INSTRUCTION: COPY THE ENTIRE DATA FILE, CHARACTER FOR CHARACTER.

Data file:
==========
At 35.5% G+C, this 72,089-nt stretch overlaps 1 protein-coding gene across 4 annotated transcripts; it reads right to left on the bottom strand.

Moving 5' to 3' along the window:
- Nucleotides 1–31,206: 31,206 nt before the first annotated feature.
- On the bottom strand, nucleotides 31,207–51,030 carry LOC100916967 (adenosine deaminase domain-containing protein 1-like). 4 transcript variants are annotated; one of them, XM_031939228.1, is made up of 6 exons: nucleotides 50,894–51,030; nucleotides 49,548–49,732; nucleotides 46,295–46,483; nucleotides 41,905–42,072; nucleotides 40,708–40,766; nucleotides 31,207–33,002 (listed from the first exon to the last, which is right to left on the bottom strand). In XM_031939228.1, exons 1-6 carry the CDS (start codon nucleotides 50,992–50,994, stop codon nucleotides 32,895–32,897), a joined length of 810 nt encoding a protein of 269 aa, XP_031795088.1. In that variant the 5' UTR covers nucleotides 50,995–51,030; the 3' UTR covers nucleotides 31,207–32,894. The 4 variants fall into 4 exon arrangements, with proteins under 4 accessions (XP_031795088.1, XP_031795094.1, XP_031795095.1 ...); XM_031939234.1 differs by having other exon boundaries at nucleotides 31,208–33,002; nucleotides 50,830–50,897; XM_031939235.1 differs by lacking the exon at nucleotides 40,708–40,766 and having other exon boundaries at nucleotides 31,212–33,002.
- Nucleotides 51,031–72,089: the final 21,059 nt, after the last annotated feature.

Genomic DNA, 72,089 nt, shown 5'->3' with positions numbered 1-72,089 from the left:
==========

At 35.5% G+C, this 72,089-nt stretch overlaps 1 protein-coding gene across 4 annotated transcripts; it reads right to left on the bottom strand.

Moving 5' to 3' along the window:
- Nucleotides 1–31,206: 31,206 nt before the first annotated feature.
- On the bottom strand, nucleotides 31,207–51,030 carry LOC100916967 (adenosine deaminase domain-containing protein 1-like). 4 transcript variants are annotated; one of them, XM_031939228.1, is made up of 6 exons: nucleotides 50,894–51,030; nucleotides 49,548–49,732; nucleotides 46,295–46,483; nucleotides 41,905–42,072; nucleotides 40,708–40,766; nucleotides 31,207–33,002 (listed from the first exon to the last, which is right to left on the bottom strand). In XM_031939228.1, exons 1-6 carry the CDS (start codon nucleotides 50,992–50,994, stop codon nucleotides 32,895–32,897), a joined length of 810 nt encoding a protein of 269 aa, XP_031795088.1. In that variant the 5' UTR covers nucleotides 50,995–51,030; the 3' UTR covers nucleotides 31,207–32,894. The 4 variants fall into 4 exon arrangements, with proteins under 4 accessions (XP_031795088.1, XP_031795094.1, XP_031795095.1 ...); XM_031939234.1 differs by having other exon boundaries at nucleotides 31,208–33,002; nucleotides 50,830–50,897; XM_031939235.1 differs by lacking the exon at nucleotides 40,708–40,766 and having other exon boundaries at nucleotides 31,212–33,002.
- Nucleotides 51,031–72,089: the final 21,059 nt, after the last annotated feature.

Genomic DNA, 72,089 nt, shown 5'->3' with positions numbered 1-72,089 from the left: